Rocky Mountain National Park is 1 of the National Parks that is requiring the advance purchase of tickets for timed entry during the peak hours of the day. Luckily, we had been following these developments, so we hopped online as soon as we were eligible to get our ticket for our visit. Unfortunately, there were LOTS of folks who did not know about this, so they bogged down the line only to be turned away at the gate after waiting in line for close to 30 minutes.
As expected, based on the number of people we have seen literally everywhere this summer, the news, and the crowds we saw in Estes Park and the Visitor’s Center on the way to the gate, the park was so busy.
We tried to stop at several pull-offs and picnic areas shortly after entering the park, only to find them overcrowded with no parking. Since we really wanted to experience something in the park (and did not want to follow our urge to leave, run, get away as fast as possible) and because we had Daisy and were unable to go on any hikes, I scoured the map for something off the beaten path. When I spied a one-way dirt road that is not recommended for the faint of heart, I knew I found our adventure.
Old Fall River Road was the first auto route in the park to offer access to the high country. It is touted on the NPS website as being a “motor nature trail” with steep grades (reaching 16%), tight turns, narrow roads, and large gains in elevation. It was 11 miles where we had a brief reprieve from the crowds, though not always from the tourists who were not prepared for a rugged adventure.
The road winds its way up through several distinct ecosystems until it reaches the tundra and an elevation of nearly 12,000 feet above sea level. Our ears were popping, the sights were incredible, and the air was thin.
We truly savored every mile of the gravel road, especially because Bird napped through most of it, and were met abruptly with the hustle and bustle of the Fall River Visitor’s Center at the end. Needless to say, we did not stop (actually could not have stopped given there were no available spaces) and made our way back to more populated parts of the park. We saw the only elk of the day just a mile or so from the parking lot. As they sat on the hill overlooking everything, I am certain they were wondering what on Earth was going on below (same, Elk, same).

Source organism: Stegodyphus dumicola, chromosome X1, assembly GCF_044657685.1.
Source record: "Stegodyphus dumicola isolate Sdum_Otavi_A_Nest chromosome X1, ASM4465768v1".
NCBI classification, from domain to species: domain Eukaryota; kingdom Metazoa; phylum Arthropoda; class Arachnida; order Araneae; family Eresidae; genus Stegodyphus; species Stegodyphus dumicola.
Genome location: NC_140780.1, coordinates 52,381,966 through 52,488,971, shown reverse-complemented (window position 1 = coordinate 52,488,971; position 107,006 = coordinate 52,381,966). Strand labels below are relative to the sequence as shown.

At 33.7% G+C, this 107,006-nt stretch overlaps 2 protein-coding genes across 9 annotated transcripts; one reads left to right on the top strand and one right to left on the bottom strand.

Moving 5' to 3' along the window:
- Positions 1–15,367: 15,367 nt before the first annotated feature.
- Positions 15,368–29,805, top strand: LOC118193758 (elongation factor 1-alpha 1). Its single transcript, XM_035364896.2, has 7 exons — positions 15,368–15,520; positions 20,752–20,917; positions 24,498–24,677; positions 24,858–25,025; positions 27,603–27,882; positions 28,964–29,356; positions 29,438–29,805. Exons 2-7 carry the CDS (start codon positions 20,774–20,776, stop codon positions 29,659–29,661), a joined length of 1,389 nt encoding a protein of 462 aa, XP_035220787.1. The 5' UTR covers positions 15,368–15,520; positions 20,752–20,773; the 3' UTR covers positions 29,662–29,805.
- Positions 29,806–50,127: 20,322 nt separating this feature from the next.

We circled back toward the gate we entered, as we had quite a drive to get back home, and were simply happy with having an enjoyable time for part of our visit to the park. However, as we meandered our way through the mountains, the views continued to impress. It is no wonder why this was made a National Park.
It is no joke that things are busy this summer, and it is truly important to do research before heading out. Knowing if tickets are required or if certain areas are closed due to current or recent fires can make or break an outing. Trust me, you want to the be the person who pulls up to the entrance gate, gets your ticket scanned, waves your America the Beautiful pass (which pays for itself if you visit at least a couple parks or NPS properties in a year), and moves right on through. You do not want to wait only to be forced to turn around and abandon your so-called plans.